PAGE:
Typical diagnostic ultrasound utilizes frequencies in the range of
to 15 MHz.
Thus, the corresponding wavelengths are 0.78 mm and
0.156 mm, respectively.
The transit-time ultrasound measurement of blood velocity utilizes
two crystal transducers placed at two different locations, serving as
transmitter and receiver. With known ultrasound velocity, c, and the
transit time At
t2, we have:
where D/cose is the distance between the transceiver and
is the angle
between the axial blood velocity and the transceiver.
more common approach is the ultrasound Doppler technique, based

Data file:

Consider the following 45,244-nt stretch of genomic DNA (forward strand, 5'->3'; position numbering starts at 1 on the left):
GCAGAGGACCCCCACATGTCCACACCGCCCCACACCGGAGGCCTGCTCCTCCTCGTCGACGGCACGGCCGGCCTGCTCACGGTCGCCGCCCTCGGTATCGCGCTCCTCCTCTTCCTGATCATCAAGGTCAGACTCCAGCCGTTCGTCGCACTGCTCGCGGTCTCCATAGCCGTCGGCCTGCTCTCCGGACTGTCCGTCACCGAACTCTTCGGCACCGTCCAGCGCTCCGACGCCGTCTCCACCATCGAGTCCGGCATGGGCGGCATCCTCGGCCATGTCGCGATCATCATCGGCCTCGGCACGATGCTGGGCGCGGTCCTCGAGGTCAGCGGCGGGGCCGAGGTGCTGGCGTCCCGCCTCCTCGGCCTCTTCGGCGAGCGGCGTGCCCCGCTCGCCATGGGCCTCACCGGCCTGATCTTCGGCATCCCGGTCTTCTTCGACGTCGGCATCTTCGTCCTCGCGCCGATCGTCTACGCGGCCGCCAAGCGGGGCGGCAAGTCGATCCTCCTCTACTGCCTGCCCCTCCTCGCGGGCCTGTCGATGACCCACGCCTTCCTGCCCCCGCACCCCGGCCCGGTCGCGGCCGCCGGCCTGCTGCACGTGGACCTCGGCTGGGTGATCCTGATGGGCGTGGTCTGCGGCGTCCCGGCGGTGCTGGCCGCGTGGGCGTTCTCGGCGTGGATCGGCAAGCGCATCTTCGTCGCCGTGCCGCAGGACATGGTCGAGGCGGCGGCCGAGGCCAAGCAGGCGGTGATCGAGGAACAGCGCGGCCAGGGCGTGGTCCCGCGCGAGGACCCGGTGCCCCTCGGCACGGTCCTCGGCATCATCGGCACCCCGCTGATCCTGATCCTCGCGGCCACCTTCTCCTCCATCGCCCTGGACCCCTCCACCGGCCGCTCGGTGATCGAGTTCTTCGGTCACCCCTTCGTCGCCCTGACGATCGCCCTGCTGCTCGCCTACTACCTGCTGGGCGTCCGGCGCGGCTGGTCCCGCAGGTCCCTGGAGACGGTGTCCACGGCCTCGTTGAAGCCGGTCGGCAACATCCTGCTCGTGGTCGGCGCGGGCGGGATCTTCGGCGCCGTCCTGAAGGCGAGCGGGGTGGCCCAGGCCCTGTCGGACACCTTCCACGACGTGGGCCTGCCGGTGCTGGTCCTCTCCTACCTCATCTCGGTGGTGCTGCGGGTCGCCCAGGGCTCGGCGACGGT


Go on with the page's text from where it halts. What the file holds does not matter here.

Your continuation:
on the back scattering of ultrasound by red blood cells.
increases the scattering. Two commonly used types are
continuous wave Doppler (CWD) and pulsed wave Doppler (PWD). In
the CW mode, the Doppler shifted frequency,fd, of the back scattered
where v is the blood velocity,
the angle between the ultrasound beam
and the centerline, and& is the transmitted ultrasound frequency. In the
PW mode, a velocity profile across the vessel can be obtained. Signal
from cells scatters in a range at
By pulsing the ultrasound beam, one can obtain range resolution along
the beam. Generally,
short burst of ultrasound is transmitted with a
The backscattered signal is received and sampled
after a time delay td.
Velocity profiles can also be obtained by the use of thermal-
convection velocity sensors, such as hot-wire anemometers. Thermistors